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Too Much Ozone for the Job

There is an occasional issue that we hear about at the offices of the National Ozone Association, and that is over-treatment of house, room, or building during an ozone treatment.  Think of ozone as you might any remediation or cleaning product.  You can use too little, or too much.  Think of cleaning with something as simple as water.  Cleaning a very dirty floor with too little water will make mud.

Potential Damage from Prolonged Ozone Exposure

In the ongoing saga regarding the effect of ozone on electronics, we did our own experiment that exposed a plastic bag, a small speaker, and a cell phone to high levels of ozone (much higher than 20 ppm) for a period of 5 days.  Frankly, our meter does not go higher than 20 ppm, so with a 3000 mg/hr ozone cell in a box less than 2 foot square was super-intense.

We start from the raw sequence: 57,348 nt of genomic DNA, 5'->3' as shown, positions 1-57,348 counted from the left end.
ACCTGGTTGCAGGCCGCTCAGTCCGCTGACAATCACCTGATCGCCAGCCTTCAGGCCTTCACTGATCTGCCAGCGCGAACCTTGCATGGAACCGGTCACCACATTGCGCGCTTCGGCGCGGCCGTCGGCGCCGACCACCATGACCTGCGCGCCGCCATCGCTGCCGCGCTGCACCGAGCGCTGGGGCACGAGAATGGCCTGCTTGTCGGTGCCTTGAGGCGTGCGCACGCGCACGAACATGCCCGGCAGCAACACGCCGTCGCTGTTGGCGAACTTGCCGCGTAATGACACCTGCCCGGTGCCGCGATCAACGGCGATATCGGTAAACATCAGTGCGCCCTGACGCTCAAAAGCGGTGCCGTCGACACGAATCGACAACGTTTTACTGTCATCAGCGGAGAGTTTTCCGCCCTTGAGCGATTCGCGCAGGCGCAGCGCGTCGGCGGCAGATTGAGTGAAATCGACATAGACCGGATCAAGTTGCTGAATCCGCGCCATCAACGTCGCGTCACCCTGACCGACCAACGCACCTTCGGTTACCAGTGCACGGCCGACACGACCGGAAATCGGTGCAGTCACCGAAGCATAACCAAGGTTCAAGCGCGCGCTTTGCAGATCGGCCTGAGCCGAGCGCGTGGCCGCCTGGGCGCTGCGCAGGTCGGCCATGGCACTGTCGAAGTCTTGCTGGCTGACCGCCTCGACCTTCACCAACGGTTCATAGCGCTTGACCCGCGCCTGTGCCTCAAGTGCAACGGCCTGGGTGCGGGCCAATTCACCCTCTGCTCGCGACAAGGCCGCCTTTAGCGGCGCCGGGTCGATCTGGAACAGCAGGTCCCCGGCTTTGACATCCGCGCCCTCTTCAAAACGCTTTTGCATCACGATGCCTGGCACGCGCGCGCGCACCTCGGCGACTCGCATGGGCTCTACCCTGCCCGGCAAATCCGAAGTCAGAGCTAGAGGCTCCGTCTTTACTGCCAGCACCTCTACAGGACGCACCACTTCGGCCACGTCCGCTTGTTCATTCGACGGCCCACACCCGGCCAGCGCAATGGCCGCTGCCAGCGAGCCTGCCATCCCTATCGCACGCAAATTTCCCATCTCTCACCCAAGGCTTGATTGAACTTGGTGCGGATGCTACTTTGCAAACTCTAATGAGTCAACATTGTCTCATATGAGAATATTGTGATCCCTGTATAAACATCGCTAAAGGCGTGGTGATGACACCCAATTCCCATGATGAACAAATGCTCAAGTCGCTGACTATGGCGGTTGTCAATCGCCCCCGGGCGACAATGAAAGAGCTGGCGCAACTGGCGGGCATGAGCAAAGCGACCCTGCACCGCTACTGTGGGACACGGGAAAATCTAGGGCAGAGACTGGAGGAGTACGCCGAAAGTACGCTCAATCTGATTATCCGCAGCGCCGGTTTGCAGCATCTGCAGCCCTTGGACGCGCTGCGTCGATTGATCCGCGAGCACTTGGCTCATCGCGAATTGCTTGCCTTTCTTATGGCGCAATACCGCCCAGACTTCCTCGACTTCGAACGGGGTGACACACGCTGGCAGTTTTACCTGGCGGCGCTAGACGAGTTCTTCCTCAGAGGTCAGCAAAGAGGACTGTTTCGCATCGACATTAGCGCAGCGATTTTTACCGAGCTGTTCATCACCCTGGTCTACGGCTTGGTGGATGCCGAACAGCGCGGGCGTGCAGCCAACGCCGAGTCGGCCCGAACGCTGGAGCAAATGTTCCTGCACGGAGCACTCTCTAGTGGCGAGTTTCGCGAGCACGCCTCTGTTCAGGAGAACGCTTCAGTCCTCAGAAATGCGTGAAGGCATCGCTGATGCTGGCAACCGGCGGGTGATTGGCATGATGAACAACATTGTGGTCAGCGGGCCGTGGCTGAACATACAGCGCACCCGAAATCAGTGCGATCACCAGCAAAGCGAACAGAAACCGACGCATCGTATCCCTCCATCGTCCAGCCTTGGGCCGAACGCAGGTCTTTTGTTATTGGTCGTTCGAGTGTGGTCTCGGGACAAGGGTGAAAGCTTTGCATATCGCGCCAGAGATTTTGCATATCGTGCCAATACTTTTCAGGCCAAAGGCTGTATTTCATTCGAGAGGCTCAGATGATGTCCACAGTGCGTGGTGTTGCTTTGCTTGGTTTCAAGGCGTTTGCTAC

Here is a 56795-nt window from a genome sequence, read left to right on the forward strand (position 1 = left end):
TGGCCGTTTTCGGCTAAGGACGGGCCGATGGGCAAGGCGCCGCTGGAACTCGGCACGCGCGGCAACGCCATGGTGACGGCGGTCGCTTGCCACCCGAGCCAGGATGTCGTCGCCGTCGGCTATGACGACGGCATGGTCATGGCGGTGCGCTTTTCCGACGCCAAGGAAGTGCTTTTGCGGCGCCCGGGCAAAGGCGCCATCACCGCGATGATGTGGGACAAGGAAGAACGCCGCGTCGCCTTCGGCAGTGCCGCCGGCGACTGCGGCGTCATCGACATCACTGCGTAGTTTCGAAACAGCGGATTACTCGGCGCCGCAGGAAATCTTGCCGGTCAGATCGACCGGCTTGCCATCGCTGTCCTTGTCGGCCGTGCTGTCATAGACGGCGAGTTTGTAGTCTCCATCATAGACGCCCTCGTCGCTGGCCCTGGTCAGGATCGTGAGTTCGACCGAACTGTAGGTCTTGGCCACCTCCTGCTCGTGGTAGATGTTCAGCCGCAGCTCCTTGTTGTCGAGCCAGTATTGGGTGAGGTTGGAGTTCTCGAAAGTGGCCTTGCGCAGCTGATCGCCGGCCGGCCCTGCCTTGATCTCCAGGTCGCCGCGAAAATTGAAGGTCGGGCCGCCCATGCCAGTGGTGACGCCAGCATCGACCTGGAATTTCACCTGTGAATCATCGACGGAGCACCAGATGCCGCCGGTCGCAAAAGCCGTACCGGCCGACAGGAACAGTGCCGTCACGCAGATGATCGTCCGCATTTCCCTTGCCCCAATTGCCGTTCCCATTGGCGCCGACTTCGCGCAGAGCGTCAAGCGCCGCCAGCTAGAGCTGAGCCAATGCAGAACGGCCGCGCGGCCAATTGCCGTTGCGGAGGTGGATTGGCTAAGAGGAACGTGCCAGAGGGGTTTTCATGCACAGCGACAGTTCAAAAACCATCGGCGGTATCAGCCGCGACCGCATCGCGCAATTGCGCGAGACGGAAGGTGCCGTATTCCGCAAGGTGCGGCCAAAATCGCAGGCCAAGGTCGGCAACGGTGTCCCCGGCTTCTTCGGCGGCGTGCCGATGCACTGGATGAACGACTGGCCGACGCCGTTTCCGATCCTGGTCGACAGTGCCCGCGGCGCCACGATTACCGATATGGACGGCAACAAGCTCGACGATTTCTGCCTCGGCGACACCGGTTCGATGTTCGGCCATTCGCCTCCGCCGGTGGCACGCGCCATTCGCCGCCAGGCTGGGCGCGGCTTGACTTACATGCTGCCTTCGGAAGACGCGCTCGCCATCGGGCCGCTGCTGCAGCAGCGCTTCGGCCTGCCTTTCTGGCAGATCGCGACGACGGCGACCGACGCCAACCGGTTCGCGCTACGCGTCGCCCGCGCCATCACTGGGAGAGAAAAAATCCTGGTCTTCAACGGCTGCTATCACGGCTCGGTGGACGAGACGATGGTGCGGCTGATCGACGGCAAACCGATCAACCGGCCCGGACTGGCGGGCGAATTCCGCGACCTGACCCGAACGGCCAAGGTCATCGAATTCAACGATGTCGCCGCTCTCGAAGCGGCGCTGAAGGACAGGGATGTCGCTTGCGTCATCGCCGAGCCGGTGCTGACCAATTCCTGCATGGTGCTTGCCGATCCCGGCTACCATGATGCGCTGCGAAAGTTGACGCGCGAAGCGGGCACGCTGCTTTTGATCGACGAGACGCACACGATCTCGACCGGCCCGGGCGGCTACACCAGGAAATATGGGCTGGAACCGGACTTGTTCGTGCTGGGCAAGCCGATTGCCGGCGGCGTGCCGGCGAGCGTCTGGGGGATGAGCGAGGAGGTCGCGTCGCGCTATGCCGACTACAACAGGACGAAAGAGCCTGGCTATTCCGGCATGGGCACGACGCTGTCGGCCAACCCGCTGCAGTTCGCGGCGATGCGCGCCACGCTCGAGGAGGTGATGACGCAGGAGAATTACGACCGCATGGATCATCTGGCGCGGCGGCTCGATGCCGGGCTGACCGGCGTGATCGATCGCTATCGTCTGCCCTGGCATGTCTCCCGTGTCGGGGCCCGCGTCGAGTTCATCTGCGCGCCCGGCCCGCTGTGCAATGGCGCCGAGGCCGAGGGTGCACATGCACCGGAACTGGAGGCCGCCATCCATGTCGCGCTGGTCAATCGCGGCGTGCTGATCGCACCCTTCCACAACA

Does Ozone Damage Plastic or Rubber?

The rumor that ozone can damage rubber or plastic in a home is a very dated topic.  So, let's clear this up.  To make the point properly, let's go back to what ozone is and how it works.  Ozone is oxygen.  It has been enriched from the standard O2 molecule to an O3 molecule.  We are told that ozone is "Reactive", which means it will react with other compounds or elements.  That reaction is not an explosion or a noxious gas.  The reaction is OXIDATION.